Yeah, it’s a silly example. Who wants to play a game that they can solve in 10 minutes flat? But the other end is just as bad: who wants to play a game that they can’t even begin to understand? It’s like being at a party where everyone else is laughing and you don’t get the joke.

Going back to our original premise, my friend’s game and the enormous graphical decision space. With that much decisions to make it was a chore to search through endless amounts of items in order to find one to either formulate a clue about or guess for. The decision space was too large, and the game became less fun.

Go gameSame with Go: the first time I tried playing it I played it on a 13×13 board (as suggested in the book I bought to go along with it) and I had no idea what I was doing. I kept putting down stones at random (just like my opponent, who was also fresh to Go) and I was bored. It wasn’t until I realized that there were ways to set up a kill (internal Go term, go read up about it) that I realized that the game had lots of potential to be fun.

Contrast this with a professional Go demo I saw at a gaming fair. The instructors showed the game on a 9×9 board, they introduced only some of the rules (a very quick “chain building game”, followed by an equally quick “killing game”) and then let players try the game with all the rules but in this very limited decision space. And lo and behold, people who’d never played Go enjoyed it immensely. They were able to very quickly go from not knowing what to do to seeing ways in which they could affect the game in their own favor. They had fun. And they kept learning very fast, meaning that they could be presented with an 11×11 board and a larger decision space in a matter of half an hour and then enjoy that.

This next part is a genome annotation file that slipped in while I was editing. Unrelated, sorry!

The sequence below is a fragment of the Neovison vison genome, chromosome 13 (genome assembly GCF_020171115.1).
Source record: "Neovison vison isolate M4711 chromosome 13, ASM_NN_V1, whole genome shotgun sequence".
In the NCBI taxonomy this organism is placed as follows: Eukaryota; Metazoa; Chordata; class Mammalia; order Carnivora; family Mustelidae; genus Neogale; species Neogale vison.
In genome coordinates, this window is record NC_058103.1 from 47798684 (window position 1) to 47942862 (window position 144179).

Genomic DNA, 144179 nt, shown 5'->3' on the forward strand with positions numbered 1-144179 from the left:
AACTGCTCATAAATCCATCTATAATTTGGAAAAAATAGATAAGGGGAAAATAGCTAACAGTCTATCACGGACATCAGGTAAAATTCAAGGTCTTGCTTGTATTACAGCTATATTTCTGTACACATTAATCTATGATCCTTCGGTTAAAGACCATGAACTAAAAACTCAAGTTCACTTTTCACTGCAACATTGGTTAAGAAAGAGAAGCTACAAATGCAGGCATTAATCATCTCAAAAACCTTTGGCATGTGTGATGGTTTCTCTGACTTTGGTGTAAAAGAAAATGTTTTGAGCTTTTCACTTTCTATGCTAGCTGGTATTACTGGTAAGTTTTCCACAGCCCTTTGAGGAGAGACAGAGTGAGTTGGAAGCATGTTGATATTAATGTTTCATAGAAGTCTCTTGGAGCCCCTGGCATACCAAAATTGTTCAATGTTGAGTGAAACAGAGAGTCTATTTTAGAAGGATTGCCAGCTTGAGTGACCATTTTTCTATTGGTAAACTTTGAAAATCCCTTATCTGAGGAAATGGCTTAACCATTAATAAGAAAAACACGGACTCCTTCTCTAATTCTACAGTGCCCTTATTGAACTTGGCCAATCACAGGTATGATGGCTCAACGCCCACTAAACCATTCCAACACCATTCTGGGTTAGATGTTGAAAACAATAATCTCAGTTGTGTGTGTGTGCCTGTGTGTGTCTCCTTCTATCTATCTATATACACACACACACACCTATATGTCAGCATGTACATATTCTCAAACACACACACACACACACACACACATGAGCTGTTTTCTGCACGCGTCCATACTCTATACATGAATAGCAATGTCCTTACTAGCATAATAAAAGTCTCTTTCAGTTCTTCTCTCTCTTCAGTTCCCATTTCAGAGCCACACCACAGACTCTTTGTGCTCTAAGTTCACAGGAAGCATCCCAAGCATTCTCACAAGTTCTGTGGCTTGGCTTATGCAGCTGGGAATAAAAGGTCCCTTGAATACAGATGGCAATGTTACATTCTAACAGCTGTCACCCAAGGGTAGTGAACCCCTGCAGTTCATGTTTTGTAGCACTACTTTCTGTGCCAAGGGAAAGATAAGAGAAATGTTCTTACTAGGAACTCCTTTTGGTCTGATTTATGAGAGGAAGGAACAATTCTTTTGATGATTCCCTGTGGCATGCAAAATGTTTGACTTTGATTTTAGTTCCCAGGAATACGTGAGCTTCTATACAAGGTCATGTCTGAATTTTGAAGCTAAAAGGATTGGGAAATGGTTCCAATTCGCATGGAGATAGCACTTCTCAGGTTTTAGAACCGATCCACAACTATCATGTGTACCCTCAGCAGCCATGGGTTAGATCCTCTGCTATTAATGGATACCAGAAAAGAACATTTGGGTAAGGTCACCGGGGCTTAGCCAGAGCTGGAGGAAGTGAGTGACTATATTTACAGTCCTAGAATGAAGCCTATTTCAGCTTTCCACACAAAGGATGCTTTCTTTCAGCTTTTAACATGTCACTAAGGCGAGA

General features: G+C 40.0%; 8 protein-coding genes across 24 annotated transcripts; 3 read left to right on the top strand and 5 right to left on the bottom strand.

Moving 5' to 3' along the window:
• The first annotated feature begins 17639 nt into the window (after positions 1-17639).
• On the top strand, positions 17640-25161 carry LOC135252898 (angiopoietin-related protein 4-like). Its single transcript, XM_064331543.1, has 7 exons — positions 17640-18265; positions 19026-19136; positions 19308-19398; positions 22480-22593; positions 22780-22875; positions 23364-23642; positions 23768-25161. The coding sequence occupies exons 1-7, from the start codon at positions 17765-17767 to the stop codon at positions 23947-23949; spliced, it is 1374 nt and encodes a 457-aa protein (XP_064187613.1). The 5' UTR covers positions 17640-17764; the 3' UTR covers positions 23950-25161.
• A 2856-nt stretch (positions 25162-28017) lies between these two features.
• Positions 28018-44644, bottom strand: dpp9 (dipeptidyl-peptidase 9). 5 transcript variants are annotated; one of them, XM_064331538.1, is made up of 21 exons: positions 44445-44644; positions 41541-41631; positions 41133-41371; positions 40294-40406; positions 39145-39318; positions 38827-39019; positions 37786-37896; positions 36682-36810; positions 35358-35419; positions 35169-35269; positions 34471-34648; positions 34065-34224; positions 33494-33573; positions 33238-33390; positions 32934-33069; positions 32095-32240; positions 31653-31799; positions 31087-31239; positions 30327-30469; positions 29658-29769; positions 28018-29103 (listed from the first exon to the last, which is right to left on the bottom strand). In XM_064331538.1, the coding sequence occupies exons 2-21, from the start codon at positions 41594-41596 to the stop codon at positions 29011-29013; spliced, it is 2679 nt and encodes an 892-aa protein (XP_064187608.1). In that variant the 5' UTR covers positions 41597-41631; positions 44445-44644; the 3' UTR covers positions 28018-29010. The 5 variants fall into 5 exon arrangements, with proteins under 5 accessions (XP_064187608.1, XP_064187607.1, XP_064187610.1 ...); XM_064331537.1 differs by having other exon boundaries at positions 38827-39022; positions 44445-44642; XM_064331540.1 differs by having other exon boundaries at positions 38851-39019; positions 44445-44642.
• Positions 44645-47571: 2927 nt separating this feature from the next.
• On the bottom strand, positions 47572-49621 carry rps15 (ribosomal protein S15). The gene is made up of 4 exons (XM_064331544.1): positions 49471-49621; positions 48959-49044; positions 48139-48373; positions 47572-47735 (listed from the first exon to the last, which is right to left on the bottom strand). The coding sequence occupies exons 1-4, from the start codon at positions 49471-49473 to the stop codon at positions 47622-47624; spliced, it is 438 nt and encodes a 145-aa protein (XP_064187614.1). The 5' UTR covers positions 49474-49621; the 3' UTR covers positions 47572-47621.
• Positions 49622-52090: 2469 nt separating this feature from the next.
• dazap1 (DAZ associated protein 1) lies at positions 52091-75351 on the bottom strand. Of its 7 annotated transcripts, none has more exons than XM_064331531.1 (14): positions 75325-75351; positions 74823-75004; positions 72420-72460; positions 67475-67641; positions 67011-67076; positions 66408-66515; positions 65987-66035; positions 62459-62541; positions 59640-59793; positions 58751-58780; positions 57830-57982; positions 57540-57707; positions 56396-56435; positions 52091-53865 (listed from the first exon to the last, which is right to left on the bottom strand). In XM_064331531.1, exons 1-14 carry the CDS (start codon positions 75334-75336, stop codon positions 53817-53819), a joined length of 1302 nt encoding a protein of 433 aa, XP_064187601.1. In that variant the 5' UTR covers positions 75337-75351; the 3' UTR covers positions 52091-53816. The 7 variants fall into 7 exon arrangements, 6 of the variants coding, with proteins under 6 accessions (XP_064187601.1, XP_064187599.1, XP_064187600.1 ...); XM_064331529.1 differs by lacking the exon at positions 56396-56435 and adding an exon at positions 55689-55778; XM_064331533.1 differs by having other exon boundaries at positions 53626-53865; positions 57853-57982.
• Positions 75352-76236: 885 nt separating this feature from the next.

This is why there are playable tutorials. This is why you don’t want to throw a newbie into the middle of a pro-deathmatch game. This is why you should strive to have emergent gameplay, or engine building, in your game. To present people with a limited decision space in which they can act in an informed way that will let them take command of the game instead of the game taking command of them. That will hook them on your game.

And once hooked, you can slowly increase the decision space, teaching them and expanding their action horizons as they play along.

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  • Luke Laurie

    Great piece! I firmly believe that a core aspect of how a game should be designed is considering the decision space and how it may change throughout the game. Well done.

    • Filip Wiltgren

      Thanks! I’ve noticed that too, and the most interesting games are the ones that make you follow along as they evolve.

  • I agree with the general point, but I do have to wonder; isn’t there a market for games which are pretty much the complete opposite?

    Take the original Legend of Zelda for example. You get dropped in the middle of a large, fairly open world, get a sword and then pretty much get left to figure it out from there. Same sort of thing applies in quite a few other games from this era. As well as quite a few roguelikes and other niche games like Dwarf Fortress.

    There are indeed people out there who like being thrown in the deep end and figuring everything out through sheer trial and error. They’re just a somewhat niche audience whose tastes are pretty far from the mainstream.

    • Filip Wiltgren

      I agree as to the world aspects, but Zelda started off very basic: there wasn’t very much you could do with Link in those first moments. Then it ramped up the options, but never in such a way (as I remember it, been close to 30 years…) that you were ever lost.

      Imagine staring out with 50 different power moves, each of which needed a 5+ button combo. That would have been impossible to play (or at least very boring).

      The same is true in even monster games such as ASL. Yes, you’ve got a (literally) 3-foot stack of manuals but you start out with just a few troops on a small map when you start learning the game.

      Having said all that, yes, there’s definitely a market (albeit small one) for monster complexity games with huge decision spaces (or just look at the decision space of Go – with our strongest computers we haven’t managed to solve it yet).